Rain in Egypt was rare, sometimes a few times a year, at others a number of seasons might pass without any substantial rainfall. Under such circumstances soil dries out and becomes practically impervious to water, which runs off in flash floods. 
Herodotus is most reliable when recounting his own observations. Regarding historical facts he depended entirely on the knowledge of others: If Moeris was Amenemhet III (1841-1796 BCE) as many assume nowadays, the time span since his death would have been about 1400 years.
If, in accordance with what I before said, their land below Memphis (for this is that which is increasing) shall continue to increase in height according to the same proportion as in the past time, assuredly those Egyptians who dwell here will suffer famine, if their land shall not have rain nor the river be able to go over their fields. It is certain however that now they gather in fruit from the earth with less labour than any other men and also with less than the other Egyptians; for they have no labour in breaking up furrows with a plough nor in hoeing nor in any other of those labours which other men have about a crop; but when the river has come up of itself and watered their fields and after watering has left them again, then each man sows his own field and turns into it swine, and when he has trodden the seed into the ground by means of the swine, after that he waits for the harvest, and when he has threshed the corn by means of the swine, then he gathers it in.The Egyptian peasant's life may have been easier than a Greek's, but of course he did use a plough occasionally, he had to hoe his vegetable plot and in many places he had to raise water with buckets or a shadoof. But the Egyptians had the resources to invest more in public works than any other ancient society based on the labour of relatively free citizens.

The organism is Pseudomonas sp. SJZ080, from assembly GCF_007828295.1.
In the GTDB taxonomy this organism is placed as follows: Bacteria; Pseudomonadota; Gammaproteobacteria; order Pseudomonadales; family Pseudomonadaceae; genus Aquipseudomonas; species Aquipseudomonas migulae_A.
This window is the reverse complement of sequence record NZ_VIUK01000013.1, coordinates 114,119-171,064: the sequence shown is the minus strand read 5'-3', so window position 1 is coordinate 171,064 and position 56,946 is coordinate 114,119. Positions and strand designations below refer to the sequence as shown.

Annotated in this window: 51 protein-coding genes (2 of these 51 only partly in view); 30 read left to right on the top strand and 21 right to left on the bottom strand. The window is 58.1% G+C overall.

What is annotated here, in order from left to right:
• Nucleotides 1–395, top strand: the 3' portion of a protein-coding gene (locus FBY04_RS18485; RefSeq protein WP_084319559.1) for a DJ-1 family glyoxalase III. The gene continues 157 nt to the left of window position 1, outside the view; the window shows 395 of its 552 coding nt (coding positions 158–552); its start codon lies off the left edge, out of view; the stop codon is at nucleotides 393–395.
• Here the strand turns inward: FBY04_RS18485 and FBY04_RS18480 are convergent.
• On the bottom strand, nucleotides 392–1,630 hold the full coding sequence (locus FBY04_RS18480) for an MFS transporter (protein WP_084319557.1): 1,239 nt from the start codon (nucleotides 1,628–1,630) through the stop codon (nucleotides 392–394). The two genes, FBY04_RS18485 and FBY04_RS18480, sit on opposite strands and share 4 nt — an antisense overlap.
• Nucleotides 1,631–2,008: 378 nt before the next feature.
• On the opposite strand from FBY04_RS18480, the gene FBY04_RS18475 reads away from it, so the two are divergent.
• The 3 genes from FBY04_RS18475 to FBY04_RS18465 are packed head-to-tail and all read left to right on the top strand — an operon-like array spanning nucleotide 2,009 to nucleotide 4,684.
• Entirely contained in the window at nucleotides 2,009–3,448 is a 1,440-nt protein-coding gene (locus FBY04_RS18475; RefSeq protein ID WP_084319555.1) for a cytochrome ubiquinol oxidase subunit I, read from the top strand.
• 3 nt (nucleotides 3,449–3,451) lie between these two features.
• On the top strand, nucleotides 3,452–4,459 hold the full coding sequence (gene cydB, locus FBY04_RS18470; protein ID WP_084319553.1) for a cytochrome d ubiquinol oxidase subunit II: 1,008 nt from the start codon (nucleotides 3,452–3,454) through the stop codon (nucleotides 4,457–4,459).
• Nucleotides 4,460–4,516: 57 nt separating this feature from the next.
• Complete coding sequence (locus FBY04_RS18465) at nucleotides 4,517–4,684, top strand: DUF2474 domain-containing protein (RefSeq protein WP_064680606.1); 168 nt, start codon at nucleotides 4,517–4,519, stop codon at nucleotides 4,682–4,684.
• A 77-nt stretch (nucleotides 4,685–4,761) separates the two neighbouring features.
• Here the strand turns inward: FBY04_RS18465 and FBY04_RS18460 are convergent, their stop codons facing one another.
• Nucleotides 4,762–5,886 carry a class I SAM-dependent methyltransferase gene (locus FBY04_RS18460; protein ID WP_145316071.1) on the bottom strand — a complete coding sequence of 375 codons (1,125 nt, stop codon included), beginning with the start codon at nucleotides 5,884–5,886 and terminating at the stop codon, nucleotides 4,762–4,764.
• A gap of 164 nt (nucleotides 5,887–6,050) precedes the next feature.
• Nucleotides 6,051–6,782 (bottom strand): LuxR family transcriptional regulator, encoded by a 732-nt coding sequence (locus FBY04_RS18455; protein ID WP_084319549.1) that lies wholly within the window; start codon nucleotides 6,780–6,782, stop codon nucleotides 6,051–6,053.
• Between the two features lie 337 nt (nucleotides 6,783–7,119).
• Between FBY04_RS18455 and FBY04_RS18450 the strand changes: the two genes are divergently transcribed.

One stadium measured about 185 metres. A schoine was therefore, according to Herodotus, c. 11 km. The length of the schoine according to Strabo varied from 30 to 120 stadia.
 Here Herodotus is either inconsistent or wrong. He may have translated somebody else's measurements using sixty stadia per shoine instead of thirty. The distances further on were based on his own estimates and are more exact.
 There are descriptions of heavy rainfall, both official and private. Ahmose I erected the Tempest Stela at Thebes describing his relief work in Upper Egypt following exceptionally violent storms. Some centuries later a mourning husband wrote to his dead wife Akhtai:
...Woe, Akhtai did not endure, woe! /// the sky was windy and a flood of water descended from it /// one was burdened with heavy burdens and there were no carrying poles to carry them and no place to put (them) down....